Neighbors (2014) Movie Review Summary

Actors: Seth Rogen, Zac Efron, Rose Byrne, Dave Franco

Detailed plot synopsis reviews of Neighbors (2014)

When a rambunctious fraternity moves next door to two new parents, they must find a way to get them out of the neighborhood. Mac and Kelly are new parents, getting accustomed to life with a baby in their home. Before having a child, they were party animals, and they still fancy themselves to be party machines, yet sex is constantly interrupted by their child, and invitations to go out with their crazy friends Jimmy and Paula end with them passing out from fatigue before they can even step out the door. To make matters worse, a fraternity, Delta Psi, buys the house next door and settles into the neighborhood. At first, they get along just fine-- Mac and Kelly ask the head of the fraternity, Teddy, to keep it down at night due to their child, and he agrees, giving them his phone number and asking them to please never call the police on them. When Teddy's first party gets too loud, Mac and Kelly go over to ask them to keep it down, but they end up staying and having a great night. However, the next night, Teddy throws another loud bash, and Mac and Kelly are still tired from the night before. Worse, they are unable to reach Teddy on his phone, so they call the police, thinking they can place an anonymous tip, but when the cop tells Teddy that his neighbors are the ones who called him, it breaks Teddy's trust in Mac and Kelly. The fraternity begins torturing the couple, littering their yard with beer cans, toilet paper, and, in one instance, a used condom. Everything Mac and Kelly try, from complaining to the other neighbors to the dean of the school to sabotaging the fraternity house in hopes of making them lose their party money, doesn't work. They eventually succeed in getting Teddy on probation, which infuriates him, as he believes his legacy is to throw the best party the fraternity has ever seen. The second-in-command at the fraternity and Teddy's best friend, Pete, urges Teddy to realize that there's more to life than partying, and he should focus on his schoolwork. This betrayal infuriates Teddy even more, so when Mac and Kelly try to make things right, Teddy vows to never stop harassing them and threatens to turn their baby daughter into the type of girl who would frequent their parties. This galvanizes Mac and Kelly into putting an end to Teddy once and for all. They create a fake letter from the dean saying that parties are allowed again, and they successfully gather most of the city into their first party back, making it impossible for Teddy to stop the party once he realizes what Mac and Kelly have done. Just to make sure they get the job done, Kelly fires a firework into a police car, which seals the deal. The dean disbands the fraternity, Delta Psi loses the house, and Mac and Kelly get their peace and quiet back. Later, Mac finds Teddy working as a male model, and they forgive each other. We end with seeing that Mac and Kelly no longer have the urge to return to their party days-- they have accepted being happy with their new lives as parents.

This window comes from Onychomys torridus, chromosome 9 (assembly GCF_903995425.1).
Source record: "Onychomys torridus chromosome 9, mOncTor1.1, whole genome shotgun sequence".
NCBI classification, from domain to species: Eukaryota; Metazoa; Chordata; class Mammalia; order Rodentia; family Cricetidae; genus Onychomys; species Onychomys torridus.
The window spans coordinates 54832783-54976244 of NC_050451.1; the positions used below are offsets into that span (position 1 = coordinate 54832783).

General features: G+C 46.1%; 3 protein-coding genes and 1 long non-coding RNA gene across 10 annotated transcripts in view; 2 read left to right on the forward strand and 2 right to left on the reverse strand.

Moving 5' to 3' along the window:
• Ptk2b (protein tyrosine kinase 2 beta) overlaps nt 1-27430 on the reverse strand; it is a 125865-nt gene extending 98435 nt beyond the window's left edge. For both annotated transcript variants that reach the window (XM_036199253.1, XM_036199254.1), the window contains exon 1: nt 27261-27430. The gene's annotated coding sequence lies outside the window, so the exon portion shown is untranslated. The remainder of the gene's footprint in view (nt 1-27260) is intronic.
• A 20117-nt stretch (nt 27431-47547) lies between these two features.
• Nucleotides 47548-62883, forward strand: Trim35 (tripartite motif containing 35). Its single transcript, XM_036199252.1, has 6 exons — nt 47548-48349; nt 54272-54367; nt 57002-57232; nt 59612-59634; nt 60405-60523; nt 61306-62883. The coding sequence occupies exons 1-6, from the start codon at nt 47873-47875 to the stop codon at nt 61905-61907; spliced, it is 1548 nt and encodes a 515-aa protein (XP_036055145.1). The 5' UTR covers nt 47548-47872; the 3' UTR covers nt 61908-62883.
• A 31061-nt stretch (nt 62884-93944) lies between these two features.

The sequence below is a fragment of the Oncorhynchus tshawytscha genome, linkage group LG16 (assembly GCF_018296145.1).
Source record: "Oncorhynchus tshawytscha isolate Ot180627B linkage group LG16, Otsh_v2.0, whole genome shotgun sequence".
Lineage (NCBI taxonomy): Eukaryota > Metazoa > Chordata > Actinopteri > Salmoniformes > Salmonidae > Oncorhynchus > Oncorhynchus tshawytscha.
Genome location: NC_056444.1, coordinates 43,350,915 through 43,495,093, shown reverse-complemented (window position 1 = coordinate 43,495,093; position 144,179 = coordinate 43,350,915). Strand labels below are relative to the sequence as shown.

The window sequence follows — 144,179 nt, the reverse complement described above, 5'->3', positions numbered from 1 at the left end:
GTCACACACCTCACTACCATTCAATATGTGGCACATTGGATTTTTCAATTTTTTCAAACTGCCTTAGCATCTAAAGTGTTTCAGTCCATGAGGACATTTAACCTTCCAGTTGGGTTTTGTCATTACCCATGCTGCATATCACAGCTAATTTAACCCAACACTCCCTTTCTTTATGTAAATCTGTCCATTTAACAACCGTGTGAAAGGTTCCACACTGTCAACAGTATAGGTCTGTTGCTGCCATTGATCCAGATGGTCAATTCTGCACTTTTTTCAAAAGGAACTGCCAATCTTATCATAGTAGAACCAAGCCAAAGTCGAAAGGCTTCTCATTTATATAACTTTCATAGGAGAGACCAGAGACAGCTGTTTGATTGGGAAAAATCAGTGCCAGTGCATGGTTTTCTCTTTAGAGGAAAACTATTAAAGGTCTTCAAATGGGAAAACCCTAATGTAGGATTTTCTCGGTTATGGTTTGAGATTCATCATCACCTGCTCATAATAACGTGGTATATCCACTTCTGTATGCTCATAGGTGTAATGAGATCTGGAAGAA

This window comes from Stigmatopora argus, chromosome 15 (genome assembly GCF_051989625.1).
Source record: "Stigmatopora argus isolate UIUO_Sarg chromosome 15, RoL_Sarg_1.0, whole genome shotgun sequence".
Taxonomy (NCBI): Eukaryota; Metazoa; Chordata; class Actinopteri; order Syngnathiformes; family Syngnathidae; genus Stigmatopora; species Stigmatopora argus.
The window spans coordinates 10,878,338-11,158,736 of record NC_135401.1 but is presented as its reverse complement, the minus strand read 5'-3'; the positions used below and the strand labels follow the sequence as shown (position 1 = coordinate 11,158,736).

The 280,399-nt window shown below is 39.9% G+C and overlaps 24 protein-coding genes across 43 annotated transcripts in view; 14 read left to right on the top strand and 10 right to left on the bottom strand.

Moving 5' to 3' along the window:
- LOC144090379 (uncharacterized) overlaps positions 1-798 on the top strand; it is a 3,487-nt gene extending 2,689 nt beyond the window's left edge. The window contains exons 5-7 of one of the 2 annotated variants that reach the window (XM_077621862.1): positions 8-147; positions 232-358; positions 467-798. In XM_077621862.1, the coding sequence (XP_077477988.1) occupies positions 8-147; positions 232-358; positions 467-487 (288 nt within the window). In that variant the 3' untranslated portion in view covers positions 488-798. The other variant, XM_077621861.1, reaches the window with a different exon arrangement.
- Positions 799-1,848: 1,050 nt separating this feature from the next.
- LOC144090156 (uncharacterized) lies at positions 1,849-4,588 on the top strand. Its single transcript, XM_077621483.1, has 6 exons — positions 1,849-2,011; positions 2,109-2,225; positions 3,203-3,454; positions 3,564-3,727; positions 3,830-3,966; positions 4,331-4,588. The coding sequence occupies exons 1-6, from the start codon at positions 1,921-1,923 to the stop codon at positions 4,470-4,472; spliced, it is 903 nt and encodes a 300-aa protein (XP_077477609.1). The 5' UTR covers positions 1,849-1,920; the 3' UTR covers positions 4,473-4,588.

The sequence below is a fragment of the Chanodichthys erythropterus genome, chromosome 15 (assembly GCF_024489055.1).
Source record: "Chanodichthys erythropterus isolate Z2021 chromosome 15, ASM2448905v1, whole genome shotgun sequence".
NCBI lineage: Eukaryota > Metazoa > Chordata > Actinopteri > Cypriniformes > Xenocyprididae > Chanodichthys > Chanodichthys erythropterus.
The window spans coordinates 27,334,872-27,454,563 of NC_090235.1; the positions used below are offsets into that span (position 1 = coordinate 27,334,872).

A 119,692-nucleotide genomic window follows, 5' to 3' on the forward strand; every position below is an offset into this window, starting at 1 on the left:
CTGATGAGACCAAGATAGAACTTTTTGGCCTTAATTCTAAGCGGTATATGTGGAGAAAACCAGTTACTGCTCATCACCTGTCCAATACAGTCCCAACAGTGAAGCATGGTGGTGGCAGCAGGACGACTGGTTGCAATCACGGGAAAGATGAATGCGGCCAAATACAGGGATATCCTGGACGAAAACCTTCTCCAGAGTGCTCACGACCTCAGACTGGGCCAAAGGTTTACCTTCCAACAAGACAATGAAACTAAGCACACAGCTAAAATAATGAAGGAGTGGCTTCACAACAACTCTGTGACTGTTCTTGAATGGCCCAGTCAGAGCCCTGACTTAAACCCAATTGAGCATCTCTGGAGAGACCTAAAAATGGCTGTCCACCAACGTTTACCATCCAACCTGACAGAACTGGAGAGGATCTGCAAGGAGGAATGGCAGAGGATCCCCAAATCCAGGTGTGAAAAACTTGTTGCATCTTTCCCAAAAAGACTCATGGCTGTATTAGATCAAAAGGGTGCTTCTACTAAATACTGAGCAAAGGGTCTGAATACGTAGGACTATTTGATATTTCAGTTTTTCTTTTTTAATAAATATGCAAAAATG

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Best part of story, including ending: This is a terrific comedy, one of the better ones in years, that manages to be raunchy and outrageous but still character-driven and well-thought-out.

Best scene in story: In order to distract Teddy from finding Mac and Kelly at the final party, their friend Jimmy volunteers to distract him by jumping off of the top story, which injures him badly.

Opinion about the main character: Mac and Kelly feel what a lot of people in their early 30s might: the urge to stay young, but life roping them into become square old people. This is very sympathetic to anyone who has ever hit that point in their lives, and they make for great heroes as a result.

The review of this Movie prepared by R.W. Hainline a Level 29 Superb Fruit-Dove scholar

Script Analysis of Neighbors (2014)

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Plot & Themes

Comedy, primarily    -   Yes Time/era of movie:    -   2000's+ (present) Comedy or Parody about    -   teens acting dopey How much humor v. drama    -   Nearly all humor

Main Character

Identity:    -   Male Profession/status:    -   salesman Age:    -   20's-30's Ethnicity/Nationality    -   White American


United States    -   Yes

Writing Style

Accounts of torture and death?    -   generic/vague references to death/punishment Sex/nudity in movie?    -   Yes What kind of sex:    -   touching of personal anatomy    -   actual description of sex    -   seeing breasts    -   seeing nude male butt    -   seeing full frontal--men    -   sex under blankets Any profanity?    -   A lot of foul language

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